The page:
Scientists Develop World’s Smallest Blood Monitoring Implant That Tells Your Smartphone When You’re About To Have A Heart Attack

The world’s smallest medical implant has recently been revealed by a group of scientists at Ecole Polytechnique Fédérale de Lausanne (EPFL) in Switzerland. The device measures 14 millimeters only but can provide accurate data used to analyze levels of sugar in the blood, lactate and ATP. It is also capable of feeding data about the activity of the body as well as information about diseases like diabetes.

implant, blood monitoring implant, heart attack implant

While implants aren’t really something new in today’s world, this new medical device can transmit data to smartphones via Bluetooth. Basically, data will be sent wirelessly to the owner’s smartphone, which will tell that he or she is about to get a heart attack, which is known to be a silent killer.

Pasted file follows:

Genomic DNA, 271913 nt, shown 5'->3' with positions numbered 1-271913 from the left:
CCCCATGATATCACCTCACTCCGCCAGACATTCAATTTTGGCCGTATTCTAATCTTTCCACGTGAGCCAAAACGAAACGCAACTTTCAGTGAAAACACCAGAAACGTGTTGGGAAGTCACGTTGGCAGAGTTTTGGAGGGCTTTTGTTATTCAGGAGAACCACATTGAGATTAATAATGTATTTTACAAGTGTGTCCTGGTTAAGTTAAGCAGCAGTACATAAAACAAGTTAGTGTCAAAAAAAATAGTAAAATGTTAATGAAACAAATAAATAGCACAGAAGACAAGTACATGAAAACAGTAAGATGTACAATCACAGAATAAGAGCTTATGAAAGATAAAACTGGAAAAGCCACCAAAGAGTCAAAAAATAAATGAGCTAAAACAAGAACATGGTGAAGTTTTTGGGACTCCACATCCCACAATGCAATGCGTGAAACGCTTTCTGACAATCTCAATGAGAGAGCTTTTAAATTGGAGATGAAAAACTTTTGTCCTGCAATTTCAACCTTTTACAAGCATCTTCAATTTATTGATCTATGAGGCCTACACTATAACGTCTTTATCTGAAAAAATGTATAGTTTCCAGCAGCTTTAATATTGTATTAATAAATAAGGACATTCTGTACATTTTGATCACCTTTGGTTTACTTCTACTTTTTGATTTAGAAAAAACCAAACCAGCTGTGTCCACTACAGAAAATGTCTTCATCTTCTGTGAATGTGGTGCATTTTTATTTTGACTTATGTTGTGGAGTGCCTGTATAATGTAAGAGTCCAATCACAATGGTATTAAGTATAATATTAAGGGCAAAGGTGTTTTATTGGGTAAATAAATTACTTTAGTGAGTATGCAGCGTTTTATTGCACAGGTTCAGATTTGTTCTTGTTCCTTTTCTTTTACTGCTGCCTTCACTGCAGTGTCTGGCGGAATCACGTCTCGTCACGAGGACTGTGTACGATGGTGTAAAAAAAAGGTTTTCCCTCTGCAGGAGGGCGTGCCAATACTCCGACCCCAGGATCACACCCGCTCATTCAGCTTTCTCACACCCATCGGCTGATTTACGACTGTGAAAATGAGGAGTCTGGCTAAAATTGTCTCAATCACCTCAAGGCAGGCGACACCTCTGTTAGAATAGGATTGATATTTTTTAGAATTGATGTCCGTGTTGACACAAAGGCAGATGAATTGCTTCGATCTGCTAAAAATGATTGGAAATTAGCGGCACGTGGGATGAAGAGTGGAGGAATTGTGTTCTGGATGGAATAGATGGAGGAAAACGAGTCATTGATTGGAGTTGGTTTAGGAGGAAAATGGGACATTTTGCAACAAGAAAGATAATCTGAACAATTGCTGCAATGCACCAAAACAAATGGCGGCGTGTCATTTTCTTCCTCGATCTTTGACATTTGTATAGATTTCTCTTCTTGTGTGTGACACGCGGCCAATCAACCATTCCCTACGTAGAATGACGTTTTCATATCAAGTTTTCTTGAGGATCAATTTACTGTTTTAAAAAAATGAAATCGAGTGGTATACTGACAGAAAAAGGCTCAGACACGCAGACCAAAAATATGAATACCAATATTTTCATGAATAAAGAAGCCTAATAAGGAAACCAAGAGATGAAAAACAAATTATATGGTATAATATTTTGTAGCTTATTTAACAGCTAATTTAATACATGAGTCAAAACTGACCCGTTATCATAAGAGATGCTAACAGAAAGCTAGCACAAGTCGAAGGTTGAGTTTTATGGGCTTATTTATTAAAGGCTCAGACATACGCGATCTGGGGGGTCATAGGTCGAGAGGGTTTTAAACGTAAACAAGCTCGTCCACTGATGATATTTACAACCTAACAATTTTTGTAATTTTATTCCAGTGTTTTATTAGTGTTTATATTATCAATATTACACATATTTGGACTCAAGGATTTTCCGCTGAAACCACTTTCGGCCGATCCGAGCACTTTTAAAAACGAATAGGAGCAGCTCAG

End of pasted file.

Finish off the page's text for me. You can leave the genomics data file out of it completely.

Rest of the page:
In case you’re wondering how this works – The implant will be induced into the part of the body that has few activities so its functions wouldn’t be disturbed. It is coated with an enzyme that reacts with blood-borne elements so that detectable signals can be sent to devices like smartphones. The implant has proven to be effective in preventing heart attack not because it directly interacts with the body’s activity but because it provides consistent information on levels of data it is programmed to read.

A heart attack, according to medical practitioners and experts, do not happen in a second. It is a progression and a process that can be prevented if only the subject knows what’s happening inside of him or her.

Hours leading to a heart attack, muscles starve for oxygen and when they couldn’t get enough, they break and fragments are carried out by blood in the circulation. These are among the things this medical implant could detect. If data are immediately fed to the smartphone, the user would know he or she needs to do some preventive measures or contact a physician immediately.

The implant can be recharged using a 100-milliwatt battery pack outside the body via inductive wireless charging and uses the skin to send off electrons.